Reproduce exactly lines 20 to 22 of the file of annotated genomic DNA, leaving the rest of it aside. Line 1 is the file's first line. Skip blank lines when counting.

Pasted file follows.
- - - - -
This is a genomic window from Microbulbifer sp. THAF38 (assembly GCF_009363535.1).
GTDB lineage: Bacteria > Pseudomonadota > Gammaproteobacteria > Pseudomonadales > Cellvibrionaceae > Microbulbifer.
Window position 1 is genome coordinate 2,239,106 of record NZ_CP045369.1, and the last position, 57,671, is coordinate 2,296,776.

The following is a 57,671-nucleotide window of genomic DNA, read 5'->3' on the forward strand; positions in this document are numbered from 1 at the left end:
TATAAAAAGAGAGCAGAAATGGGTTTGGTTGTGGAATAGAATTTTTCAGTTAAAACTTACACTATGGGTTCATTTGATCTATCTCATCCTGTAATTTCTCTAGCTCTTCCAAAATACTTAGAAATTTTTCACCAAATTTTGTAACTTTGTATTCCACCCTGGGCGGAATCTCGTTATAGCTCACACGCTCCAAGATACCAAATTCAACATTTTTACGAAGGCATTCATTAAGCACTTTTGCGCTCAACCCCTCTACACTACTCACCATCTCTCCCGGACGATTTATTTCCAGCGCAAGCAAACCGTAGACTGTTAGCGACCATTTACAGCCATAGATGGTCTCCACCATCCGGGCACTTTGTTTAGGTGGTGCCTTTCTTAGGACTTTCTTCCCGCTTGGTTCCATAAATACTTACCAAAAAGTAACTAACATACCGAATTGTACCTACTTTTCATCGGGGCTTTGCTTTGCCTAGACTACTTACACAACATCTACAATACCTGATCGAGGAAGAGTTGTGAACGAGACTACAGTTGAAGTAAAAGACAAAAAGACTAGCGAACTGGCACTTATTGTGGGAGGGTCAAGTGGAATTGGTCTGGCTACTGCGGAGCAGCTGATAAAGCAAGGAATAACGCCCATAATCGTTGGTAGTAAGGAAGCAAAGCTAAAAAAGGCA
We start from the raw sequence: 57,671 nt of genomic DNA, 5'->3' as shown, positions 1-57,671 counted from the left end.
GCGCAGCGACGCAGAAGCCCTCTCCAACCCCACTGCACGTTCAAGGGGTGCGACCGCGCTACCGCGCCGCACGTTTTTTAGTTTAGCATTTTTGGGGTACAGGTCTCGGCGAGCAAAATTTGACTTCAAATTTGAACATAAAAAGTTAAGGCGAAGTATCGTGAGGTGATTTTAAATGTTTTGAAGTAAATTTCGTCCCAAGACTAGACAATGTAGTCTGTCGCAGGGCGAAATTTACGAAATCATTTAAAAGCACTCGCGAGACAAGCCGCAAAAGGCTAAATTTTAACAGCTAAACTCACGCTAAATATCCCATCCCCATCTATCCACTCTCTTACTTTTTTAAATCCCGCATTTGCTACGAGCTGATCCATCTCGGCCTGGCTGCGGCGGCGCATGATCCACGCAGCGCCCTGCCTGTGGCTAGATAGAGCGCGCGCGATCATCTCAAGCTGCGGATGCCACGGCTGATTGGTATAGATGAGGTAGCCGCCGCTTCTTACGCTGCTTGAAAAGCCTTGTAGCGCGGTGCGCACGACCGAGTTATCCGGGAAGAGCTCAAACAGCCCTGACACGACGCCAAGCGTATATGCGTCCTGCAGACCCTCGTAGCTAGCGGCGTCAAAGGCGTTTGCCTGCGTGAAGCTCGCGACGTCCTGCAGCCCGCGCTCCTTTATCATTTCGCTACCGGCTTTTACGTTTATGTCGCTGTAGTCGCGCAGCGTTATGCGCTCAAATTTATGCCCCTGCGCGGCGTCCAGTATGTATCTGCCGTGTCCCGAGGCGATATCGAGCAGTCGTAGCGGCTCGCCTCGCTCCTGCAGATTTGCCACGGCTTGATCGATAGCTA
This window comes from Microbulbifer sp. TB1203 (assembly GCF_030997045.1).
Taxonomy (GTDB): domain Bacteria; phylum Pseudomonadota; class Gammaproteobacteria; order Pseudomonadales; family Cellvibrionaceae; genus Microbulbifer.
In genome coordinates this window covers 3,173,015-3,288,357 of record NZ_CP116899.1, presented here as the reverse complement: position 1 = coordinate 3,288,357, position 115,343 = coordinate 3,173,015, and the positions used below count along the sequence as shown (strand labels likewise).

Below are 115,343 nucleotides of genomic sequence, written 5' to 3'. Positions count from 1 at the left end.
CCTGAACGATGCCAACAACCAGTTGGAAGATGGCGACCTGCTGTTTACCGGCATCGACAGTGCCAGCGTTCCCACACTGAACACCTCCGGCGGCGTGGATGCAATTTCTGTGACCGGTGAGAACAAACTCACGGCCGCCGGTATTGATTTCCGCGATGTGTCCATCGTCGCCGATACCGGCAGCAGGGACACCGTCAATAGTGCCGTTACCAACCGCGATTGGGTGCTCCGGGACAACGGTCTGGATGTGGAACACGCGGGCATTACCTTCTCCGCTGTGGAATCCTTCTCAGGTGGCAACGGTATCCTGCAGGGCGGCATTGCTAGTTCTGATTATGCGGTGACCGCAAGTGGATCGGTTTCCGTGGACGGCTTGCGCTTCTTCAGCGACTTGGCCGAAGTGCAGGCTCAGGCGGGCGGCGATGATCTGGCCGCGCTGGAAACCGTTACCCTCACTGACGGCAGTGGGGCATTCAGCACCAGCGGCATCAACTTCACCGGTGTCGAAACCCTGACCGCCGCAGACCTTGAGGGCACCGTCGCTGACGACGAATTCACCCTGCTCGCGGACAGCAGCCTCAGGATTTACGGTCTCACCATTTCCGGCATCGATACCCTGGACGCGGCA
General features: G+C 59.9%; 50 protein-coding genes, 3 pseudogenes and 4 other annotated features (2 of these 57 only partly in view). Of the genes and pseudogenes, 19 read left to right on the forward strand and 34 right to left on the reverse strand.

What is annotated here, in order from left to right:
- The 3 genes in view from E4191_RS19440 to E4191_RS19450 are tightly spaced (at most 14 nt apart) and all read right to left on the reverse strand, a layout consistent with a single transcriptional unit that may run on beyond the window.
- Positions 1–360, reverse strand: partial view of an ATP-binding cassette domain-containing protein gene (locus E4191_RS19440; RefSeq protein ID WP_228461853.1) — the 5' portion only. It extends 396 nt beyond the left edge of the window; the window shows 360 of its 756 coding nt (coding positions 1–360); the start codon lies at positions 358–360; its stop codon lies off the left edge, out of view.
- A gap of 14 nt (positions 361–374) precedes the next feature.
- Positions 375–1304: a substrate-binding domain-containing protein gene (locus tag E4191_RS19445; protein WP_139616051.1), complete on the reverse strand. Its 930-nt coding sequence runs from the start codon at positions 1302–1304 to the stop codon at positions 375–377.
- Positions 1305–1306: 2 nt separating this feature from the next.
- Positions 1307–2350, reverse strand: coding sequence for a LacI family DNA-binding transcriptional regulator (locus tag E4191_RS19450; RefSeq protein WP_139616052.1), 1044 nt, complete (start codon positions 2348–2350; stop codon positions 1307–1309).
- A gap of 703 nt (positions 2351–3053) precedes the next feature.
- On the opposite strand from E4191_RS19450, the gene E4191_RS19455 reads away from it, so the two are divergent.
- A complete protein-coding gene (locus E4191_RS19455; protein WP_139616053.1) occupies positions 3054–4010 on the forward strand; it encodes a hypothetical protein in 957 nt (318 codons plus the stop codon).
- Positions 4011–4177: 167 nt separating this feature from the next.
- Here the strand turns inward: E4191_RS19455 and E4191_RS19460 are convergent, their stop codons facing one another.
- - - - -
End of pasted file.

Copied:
- Positions 1307–2350, reverse strand: coding sequence for a LacI family DNA-binding transcriptional regulator (locus tag E4191_RS19450; RefSeq protein WP_139616052.1), 1044 nt, complete (start codon positions 2348–2350; stop codon positions 1307–1309).
- A gap of 703 nt (positions 2351–3053) precedes the next feature.
- On the opposite strand from E4191_RS19450, the gene E4191_RS19455 reads away from it, so the two are divergent.